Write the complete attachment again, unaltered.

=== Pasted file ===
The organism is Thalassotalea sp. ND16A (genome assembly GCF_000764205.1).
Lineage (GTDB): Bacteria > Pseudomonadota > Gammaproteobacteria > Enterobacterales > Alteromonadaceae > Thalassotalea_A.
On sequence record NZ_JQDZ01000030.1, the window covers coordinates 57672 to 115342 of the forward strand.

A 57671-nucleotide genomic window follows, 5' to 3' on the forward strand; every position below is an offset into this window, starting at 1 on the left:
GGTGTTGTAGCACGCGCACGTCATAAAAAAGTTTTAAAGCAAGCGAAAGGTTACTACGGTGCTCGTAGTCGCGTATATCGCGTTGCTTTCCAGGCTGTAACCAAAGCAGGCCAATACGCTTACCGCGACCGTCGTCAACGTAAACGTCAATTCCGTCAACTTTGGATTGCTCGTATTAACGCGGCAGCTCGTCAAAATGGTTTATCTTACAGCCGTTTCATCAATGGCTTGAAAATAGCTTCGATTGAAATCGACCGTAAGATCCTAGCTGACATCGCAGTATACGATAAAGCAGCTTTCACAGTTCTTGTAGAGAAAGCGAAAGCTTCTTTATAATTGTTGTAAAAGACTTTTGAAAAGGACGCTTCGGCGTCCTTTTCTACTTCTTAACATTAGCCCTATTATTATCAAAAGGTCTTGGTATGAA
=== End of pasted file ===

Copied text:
The organism is Thalassotalea sp. ND16A (genome assembly GCF_000764205.1).
Lineage (GTDB): Bacteria > Pseudomonadota > Gammaproteobacteria > Enterobacterales > Alteromonadaceae > Thalassotalea_A.
On sequence record NZ_JQDZ01000030.1, the window covers coordinates 57672 to 115342 of the forward strand.

A 57671-nucleotide genomic window follows, 5' to 3' on the forward strand; every position below is an offset into this window, starting at 1 on the left:
GGTGTTGTAGCACGCGCACGTCATAAAAAAGTTTTAAAGCAAGCGAAAGGTTACTACGGTGCTCGTAGTCGCGTATATCGCGTTGCTTTCCAGGCTGTAACCAAAGCAGGCCAATACGCTTACCGCGACCGTCGTCAACGTAAACGTCAATTCCGTCAACTTTGGATTGCTCGTATTAACGCGGCAGCTCGTCAAAATGGTTTATCTTACAGCCGTTTCATCAATGGCTTGAAAATAGCTTCGATTGAAATCGACCGTAAGATCCTAGCTGACATCGCAGTATACGATAAAGCAGCTTTCACAGTTCTTGTAGAGAAAGCGAAAGCTTCTTTATAATTGTTGTAAAAGACTTTTGAAAAGGACGCTTCGGCGTCCTTTTCTACTTCTTAACATTAGCCCTATTATTATCAAAAGGTCTTGGTATGAA